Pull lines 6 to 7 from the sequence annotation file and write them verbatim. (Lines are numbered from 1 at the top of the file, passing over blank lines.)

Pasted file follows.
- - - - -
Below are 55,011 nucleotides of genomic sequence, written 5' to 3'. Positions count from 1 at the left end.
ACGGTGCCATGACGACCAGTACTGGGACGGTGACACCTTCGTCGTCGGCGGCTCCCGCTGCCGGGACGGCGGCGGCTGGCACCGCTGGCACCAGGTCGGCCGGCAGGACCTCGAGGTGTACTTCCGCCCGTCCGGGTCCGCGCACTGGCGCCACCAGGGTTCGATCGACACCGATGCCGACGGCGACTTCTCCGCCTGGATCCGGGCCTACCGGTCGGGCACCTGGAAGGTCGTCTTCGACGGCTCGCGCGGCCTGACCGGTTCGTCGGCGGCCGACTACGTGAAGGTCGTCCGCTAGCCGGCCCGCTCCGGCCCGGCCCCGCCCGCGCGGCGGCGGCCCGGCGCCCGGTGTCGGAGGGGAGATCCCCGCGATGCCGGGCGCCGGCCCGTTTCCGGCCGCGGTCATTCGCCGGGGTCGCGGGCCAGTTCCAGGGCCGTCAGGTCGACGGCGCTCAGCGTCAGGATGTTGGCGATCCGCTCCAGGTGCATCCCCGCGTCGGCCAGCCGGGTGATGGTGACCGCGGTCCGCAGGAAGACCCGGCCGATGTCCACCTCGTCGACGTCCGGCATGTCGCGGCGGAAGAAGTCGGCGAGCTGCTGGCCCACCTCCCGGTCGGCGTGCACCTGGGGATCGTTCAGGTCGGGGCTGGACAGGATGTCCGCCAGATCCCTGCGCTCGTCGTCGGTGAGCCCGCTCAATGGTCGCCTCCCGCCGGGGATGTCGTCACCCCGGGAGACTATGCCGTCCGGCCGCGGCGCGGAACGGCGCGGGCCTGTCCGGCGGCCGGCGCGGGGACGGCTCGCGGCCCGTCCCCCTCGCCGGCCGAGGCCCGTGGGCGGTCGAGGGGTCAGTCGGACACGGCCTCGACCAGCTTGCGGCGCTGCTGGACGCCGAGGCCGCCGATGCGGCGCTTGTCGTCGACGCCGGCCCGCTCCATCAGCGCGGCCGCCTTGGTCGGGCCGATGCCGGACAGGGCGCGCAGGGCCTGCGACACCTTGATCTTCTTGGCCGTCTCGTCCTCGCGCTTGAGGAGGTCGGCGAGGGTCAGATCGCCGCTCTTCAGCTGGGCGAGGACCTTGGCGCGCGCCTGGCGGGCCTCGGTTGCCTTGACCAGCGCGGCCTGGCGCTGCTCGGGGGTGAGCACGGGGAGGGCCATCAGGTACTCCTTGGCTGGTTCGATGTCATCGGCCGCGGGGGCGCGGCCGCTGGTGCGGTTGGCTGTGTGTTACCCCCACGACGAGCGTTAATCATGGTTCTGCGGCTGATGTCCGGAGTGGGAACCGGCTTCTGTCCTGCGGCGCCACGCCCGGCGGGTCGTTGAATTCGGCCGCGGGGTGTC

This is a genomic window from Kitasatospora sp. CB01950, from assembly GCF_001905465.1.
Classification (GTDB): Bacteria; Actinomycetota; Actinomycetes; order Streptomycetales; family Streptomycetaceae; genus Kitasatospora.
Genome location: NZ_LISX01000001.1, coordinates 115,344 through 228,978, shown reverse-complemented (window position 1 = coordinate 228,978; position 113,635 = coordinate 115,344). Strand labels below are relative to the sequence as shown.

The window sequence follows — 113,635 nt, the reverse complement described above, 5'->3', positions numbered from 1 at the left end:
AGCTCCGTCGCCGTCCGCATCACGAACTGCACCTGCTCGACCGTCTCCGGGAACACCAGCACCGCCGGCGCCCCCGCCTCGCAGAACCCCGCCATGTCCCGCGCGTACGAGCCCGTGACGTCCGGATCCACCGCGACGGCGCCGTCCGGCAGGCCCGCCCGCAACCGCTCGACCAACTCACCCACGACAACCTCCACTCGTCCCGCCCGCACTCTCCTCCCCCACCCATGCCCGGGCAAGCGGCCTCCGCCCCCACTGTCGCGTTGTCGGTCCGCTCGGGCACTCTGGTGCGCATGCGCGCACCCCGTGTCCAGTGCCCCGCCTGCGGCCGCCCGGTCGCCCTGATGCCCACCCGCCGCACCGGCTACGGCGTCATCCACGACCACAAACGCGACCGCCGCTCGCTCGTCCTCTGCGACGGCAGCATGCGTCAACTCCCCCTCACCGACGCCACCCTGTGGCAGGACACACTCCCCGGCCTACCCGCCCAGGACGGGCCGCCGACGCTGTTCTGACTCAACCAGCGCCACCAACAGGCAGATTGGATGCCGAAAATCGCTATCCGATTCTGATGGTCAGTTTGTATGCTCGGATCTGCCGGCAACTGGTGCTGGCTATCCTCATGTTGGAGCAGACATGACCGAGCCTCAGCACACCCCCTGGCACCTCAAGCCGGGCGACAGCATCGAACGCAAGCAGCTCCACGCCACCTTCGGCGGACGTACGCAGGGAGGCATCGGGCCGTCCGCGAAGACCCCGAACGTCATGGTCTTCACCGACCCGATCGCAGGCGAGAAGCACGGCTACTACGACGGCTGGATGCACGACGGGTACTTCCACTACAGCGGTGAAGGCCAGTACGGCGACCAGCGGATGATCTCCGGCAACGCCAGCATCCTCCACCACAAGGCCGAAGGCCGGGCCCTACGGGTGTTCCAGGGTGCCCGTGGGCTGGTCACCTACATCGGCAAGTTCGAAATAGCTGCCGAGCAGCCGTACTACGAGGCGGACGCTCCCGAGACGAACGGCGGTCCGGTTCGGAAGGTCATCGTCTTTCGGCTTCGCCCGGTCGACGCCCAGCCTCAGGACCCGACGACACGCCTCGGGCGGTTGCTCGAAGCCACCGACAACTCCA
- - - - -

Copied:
The window sequence follows — 113,635 nt, the reverse complement described above, 5'->3', positions numbered from 1 at the left end:
AGCTCCGTCGCCGTCCGCATCACGAACTGCACCTGCTCGACCGTCTCCGGGAACACCAGCACCGCCGGCGCCCCCGCCTCGCAGAACCCCGCCATGTCCCGCGCGTACGAGCCCGTGACGTCCGGATCCACCGCGACGGCGCCGTCCGGCAGGCCCGCCCGCAACCGCTCGACCAACTCACCCACGACAACCTCCACTCGTCCCGCCCGCACTCTCCTCCCCCACCCATGCCCGGGCAAGCGGCCTCCGCCCCCACTGTCGCGTTGTCGGTCCGCTCGGGCACTCTGGTGCGCATGCGCGCACCCCGTGTCCAGTGCCCCGCCTGCGGCCGCCCGGTCGCCCTGATGCCCACCCGCCGCACCGGCTACGGCGTCATCCACGACCACAAACGCGACCGCCGCTCGCTCGTCCTCTGCGACGGCAGCATGCGTCAACTCCCCCTCACCGACGCCACCCTGTGGCAGGACACACTCCCCGGCCTACCCGCCCAGGACGGGCCGCCGACGCTGTTCTGACTCAACCAGCGCCACCAACAGGCAGATTGGATGCCGAAAATCGCTATCCGATTCTGATGGTCAGTTTGTATGCTCGGATCTGCCGGCAACTGGTGCTGGCTATCCTCATGTTGGAGCAGACATGACCGAGCCTCAGCACACCCCCTGGCACCTCAAGCCGGGCGACAGCATCGAACGCAAGCAGCTCCACGCCACCTTCGGCGGACGTACGCAGGGAGGCATCGGGCCGTCCGCGAAGACCCCGAACGTCATGGTCTTCACCGACCCGATCGCAGGCGAGAAGCACGGCTACTACGACGGCTGGATGCACGACGGGTACTTCCACTACAGCGGTGAAGGCCAGTACGGCGACCAGCGGATGATCTCCGGCAACGCCAGCATCCTCCACCACAAGGCCGAAGGCCGGGCCCTACGGGTGTTCCAGGGTGCCCGTGGGCTGGTCACCTACATCGGCAAGTTCGAAATAGCTGCCGAGCAGCCGTACTACGAGGCGGACGCTCCCGAGACGAACGGCGGTCCGGTTCGGAAGGTCATCGTCTTTCGGCTTCGCCCGGTCGACGCCCAGCCTCAGGACCCGACGACACGCCTCGGGCGGTTGCTCGAAGCCACCGACAACTCCA